Shown here is one of my favorite film shots from that trip. It’s the back of the Toadstool Hoodoo, on the road between Page AZ, and Kanab, UT. The sun came up high enough that the light wasn’t as “golden” as it may have been an hour or so earlier. But I really like how the texture of the rock reflects the grain of the film, and the shadow detail was wonderfully preserved on Ilford HP5.

Like I said, this shot encouraged me to continue shooting film. For our 2009 trip, I bought a medium format camera, the Mamiya 645, and recently I upgraded again, to the 6×7 format of Mamiya 7. I still get great results with film, especially black and white.

If you still shoot film, leave me a comment below.

St. Peter’s Basilica, Part Two Monday, Oct 1 2012 

The highlight of my visit to the Vatican was a discovery of a way to get up to the top of the dome of St. Peter’s Basilica. A barely visible sign pointed to a passage around the right side of the building. Seven euros later, you can get into an elevator that takes you to the roof of the basilica itself.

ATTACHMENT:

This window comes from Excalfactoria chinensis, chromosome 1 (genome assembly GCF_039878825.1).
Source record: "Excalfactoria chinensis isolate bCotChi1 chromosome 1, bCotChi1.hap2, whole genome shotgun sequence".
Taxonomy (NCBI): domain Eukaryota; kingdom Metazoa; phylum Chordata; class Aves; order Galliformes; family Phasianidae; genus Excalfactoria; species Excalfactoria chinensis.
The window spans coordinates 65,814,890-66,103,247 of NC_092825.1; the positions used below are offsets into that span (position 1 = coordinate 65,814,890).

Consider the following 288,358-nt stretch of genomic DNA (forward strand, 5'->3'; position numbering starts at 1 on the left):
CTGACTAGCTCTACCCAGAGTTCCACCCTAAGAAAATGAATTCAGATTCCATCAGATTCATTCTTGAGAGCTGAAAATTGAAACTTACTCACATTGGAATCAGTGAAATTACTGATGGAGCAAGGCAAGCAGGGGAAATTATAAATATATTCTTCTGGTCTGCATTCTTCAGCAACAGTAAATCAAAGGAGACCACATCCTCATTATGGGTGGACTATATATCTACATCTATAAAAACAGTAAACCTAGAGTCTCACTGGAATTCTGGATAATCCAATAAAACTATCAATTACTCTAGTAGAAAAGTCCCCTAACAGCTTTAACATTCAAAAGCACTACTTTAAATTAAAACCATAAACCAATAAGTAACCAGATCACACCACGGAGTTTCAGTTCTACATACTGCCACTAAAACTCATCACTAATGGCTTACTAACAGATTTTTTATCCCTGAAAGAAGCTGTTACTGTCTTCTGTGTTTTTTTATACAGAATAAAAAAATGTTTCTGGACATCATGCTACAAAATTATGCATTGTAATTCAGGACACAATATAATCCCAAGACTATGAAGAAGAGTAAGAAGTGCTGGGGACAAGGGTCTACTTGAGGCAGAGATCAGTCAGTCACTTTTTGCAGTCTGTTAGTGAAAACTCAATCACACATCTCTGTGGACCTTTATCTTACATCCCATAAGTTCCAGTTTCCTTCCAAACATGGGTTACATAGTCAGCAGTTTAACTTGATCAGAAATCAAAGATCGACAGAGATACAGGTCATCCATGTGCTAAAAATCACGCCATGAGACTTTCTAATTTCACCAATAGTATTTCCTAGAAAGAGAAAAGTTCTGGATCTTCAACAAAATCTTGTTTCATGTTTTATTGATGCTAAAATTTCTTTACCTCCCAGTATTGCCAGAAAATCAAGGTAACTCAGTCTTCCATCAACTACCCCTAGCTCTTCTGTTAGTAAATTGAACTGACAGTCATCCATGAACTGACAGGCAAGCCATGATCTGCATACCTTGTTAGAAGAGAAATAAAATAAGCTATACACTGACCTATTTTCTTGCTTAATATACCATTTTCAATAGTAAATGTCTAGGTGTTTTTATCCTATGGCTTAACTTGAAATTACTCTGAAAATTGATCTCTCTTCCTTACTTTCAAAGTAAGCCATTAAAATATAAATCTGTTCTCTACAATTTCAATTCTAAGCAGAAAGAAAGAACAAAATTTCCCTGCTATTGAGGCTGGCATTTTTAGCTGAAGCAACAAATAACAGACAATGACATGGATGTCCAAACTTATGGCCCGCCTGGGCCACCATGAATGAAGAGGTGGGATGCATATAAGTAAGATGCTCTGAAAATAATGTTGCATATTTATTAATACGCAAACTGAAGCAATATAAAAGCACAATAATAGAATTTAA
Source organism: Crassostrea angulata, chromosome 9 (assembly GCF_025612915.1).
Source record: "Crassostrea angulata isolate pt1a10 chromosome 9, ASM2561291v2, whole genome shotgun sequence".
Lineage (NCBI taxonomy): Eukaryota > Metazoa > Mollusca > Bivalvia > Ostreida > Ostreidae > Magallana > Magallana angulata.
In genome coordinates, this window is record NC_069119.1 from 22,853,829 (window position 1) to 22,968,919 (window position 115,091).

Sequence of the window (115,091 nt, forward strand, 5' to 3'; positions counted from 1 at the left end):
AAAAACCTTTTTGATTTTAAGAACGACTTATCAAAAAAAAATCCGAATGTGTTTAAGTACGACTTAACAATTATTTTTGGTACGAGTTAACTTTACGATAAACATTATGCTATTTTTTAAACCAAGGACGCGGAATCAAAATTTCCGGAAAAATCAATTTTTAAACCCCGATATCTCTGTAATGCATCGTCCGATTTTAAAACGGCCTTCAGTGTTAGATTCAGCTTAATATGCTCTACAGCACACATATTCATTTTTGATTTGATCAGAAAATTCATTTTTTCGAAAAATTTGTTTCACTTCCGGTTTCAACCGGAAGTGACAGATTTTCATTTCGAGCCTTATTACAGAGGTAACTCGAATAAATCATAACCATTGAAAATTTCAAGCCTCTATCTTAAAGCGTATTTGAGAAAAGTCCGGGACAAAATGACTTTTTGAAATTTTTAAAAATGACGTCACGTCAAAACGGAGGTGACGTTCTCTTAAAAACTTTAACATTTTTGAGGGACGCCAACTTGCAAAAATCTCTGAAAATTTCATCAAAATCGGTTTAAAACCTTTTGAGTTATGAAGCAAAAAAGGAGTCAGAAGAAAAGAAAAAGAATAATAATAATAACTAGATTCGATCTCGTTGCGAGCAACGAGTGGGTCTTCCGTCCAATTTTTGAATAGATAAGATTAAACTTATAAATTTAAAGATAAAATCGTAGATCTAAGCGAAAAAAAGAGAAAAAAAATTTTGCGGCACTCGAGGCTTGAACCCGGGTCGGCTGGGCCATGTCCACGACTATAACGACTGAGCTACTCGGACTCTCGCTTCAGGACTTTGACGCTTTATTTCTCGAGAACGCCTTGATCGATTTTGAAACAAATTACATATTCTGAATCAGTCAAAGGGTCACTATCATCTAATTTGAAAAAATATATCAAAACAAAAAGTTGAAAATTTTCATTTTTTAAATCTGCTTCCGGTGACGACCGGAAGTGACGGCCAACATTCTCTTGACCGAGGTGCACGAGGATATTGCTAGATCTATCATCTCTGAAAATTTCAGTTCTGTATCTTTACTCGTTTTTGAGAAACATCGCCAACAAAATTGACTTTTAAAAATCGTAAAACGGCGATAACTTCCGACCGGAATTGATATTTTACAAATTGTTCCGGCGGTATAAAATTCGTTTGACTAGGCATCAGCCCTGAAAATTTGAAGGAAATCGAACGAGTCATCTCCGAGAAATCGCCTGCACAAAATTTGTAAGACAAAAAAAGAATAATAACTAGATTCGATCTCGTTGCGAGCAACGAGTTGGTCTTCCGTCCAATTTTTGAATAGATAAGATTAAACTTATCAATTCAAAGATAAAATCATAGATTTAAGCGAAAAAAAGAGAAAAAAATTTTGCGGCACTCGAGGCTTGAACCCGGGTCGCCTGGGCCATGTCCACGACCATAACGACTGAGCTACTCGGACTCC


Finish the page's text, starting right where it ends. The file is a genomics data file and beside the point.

St. Peter's Basilica

St. Peter’s Basilica

That’s where the fun starts. I’m not sure if Michelangelo designed it that way, but the passageway to the top actually circles around the outside of the dome in a very narrow, rather steep stairway. It is definitely not recommended for anyone suffering from anxiety or claustrophobia.

The most interesting part of the trip up is the fact that the winding, circling stairway starts curving inwards as you get closer to the top, so you climb the last little while slanted.

View from the top

View from the top

But, then, a few steps later, you come out to the small observation deck and the view is nothing short of breathtaking. You pretty much see all of Rome from up there, and Piazza San Pietro is laid out perfectly in front of you.